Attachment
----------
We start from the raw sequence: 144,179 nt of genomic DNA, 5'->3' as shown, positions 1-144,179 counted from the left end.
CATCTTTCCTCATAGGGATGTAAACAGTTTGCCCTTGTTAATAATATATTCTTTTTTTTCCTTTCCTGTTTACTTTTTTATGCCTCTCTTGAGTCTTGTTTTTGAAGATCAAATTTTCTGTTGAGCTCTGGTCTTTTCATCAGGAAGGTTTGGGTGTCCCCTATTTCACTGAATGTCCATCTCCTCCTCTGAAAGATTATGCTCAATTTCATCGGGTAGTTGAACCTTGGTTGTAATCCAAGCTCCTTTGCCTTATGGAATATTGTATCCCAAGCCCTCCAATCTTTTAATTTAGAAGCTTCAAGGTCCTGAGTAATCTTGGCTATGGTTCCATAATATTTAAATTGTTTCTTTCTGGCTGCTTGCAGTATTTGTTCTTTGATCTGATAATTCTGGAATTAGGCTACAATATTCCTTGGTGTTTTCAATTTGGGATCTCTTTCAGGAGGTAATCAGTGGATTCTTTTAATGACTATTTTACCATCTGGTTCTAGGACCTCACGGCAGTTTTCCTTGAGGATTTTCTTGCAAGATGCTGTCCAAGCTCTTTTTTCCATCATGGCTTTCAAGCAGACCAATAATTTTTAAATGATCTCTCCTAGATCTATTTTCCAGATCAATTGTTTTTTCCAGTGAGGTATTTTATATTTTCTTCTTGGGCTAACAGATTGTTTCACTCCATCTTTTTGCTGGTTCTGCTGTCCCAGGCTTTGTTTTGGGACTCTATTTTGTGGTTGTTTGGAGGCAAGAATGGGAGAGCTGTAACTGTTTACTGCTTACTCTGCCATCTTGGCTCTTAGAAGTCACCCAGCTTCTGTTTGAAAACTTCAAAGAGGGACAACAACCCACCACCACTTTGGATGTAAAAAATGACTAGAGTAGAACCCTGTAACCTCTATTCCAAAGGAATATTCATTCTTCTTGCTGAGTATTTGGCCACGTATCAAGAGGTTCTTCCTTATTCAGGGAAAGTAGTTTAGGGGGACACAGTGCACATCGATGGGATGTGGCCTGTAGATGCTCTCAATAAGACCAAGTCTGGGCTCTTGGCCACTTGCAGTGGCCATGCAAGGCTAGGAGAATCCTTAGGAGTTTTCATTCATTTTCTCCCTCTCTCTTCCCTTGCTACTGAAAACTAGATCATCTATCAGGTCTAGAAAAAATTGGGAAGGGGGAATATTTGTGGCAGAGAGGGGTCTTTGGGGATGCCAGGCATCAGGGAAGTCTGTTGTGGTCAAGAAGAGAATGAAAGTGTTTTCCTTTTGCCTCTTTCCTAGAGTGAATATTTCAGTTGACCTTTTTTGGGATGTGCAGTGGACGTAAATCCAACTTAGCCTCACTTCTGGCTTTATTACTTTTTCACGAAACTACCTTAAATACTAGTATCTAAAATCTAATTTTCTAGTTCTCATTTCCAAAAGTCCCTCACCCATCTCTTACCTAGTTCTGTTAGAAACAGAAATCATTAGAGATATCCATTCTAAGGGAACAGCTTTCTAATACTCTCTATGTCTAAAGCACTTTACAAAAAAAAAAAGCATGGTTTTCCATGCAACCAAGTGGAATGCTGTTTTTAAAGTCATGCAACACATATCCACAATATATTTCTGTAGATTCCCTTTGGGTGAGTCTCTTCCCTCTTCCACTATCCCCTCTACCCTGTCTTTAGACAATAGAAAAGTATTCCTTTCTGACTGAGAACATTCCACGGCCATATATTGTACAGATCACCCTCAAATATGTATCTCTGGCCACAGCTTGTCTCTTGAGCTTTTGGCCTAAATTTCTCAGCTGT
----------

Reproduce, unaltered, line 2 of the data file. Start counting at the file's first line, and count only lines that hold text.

CATCTTTCCTCATAGGGATGTAAACAGTTTGCCCTTGTTAATAATATATTCTTTTTTTTCCTTTCCTGTTTACTTTTTTATGCCTCTCTTGAGTCTTGTTTTTGAAGATCAAATTTTCTGTTGAGCTCTGGTCTTTTCATCAGGAAGGTTTGGGTGTCCCCTATTTCACTGAATGTCCATCTCCTCCTCTGAAAGATTATGCTCAATTTCATCGGGTAGTTGAACCTTGGTTGTAATCCAAGCTCCTTTGCCTTATGGAATATTGTATCCCAAGCCCTCCAATCTTTTAATTTAGAAGCTTCAAGGTCCTGAGTAATCTTGGCTATGGTTCCATAATATTTAAATTGTTTCTTTCTGGCTGCTTGCAGTATTTGTTCTTTGATCTGATAATTCTGGAATTAGGCTACAATATTCCTTGGTGTTTTCAATTTGGGATCTCTTTCAGGAGGTAATCAGTGGATTCTTTTAATGACTATTTTACCATCTGGTTCTAGGACCTCACGGCAGTTTTCCTTGAGGATTTTCTTGCAAGATGCTGTCCAAGCTCTTTTTTCCATCATGGCTTTCAAGCAGACCAATAATTTTTAAATGATCTCTCCTAGATCTATTTTCCAGATCAATTGTTTTTTCCAGTGAGGTATTTTATATTTTCTTCTTGGGCTAACAGATTGTTTCACTCCATCTTTTTGCTGGTTCTGCTGTCCCAGGCTTTGTTTTGGGACTCTATTTTGTGGTTGTTTGGAGGCAAGAATGGGAGAGCTGTAACTGTTTACTGCTTACTCTGCCATCTTGGCTCTTAGAAGTCACCCAGCTTCTGTTTGAAAACTTCAAAGAGGGACAACAACCCACCACCACTTTGGATGTAAAAAATGACTAGAGTAGAACCCTGTAACCTCTATTCCAAAGGAATATTCATTCTTCTTGCTGAGTATTTGGCCACGTATCAAGAGGTTCTTCCTTATTCAGGGAAAGTAGTTTAGGGGGACACAGTGCACATCGATGGGATGTGGCCTGTAGATGCTCTCAATAAGACCAAGTCTGGGCTCTTGGCCACTTGCAGTGGCCATGCAAGGCTAGGAGAATCCTTAGGAGTTTTCATTCATTTTCTCCCTCTCTCTTCCCTTGCTACTGAAAACTAGATCATCTATCAGGTCTAGAAAAAATTGGGAAGGGGGAATATTTGTGGCAGAGAGGGGTCTTTGGGGATGCCAGGCATCAGGGAAGTCTGTTGTGGTCAAGAAGAGAATGAAAGTGTTTTCCTTTTGCCTCTTTCCTAGAGTGAATATTTCAGTTGACCTTTTTTGGGATGTGCAGTGGACGTAAATCCAACTTAGCCTCACTTCTGGCTTTATTACTTTTTCACGAAACTACCTTAAATACTAGTATCTAAAATCTAATTTTCTAGTTCTCATTTCCAAAAGTCCCTCACCCATCTCTTACCTAGTTCTGTTAGAAACAGAAATCATTAGAGATATCCATTCTAAGGGAACAGCTTTCTAATACTCTCTATGTCTAAAGCACTTTACAAAAAAAAAAAGCATGGTTTTCCATGCAACCAAGTGGAATGCTGTTTTTAAAGTCATGCAACACATATCCACAATATATTTCTGTAGATTCCCTTTGGGTGAGTCTCTTCCCTCTTCCACTATCCCCTCTACCCTGTCTTTAGACAATAGAAAAGTATTCCTTTCTGACTGAGAACATTCCACGGCCATATATTGTACAGATCACCCTCAAATATGTATCTCTGGCCACAGCTTGTCTCTTGAGCTTTTGGCCTAAATTTCTCAGCTGT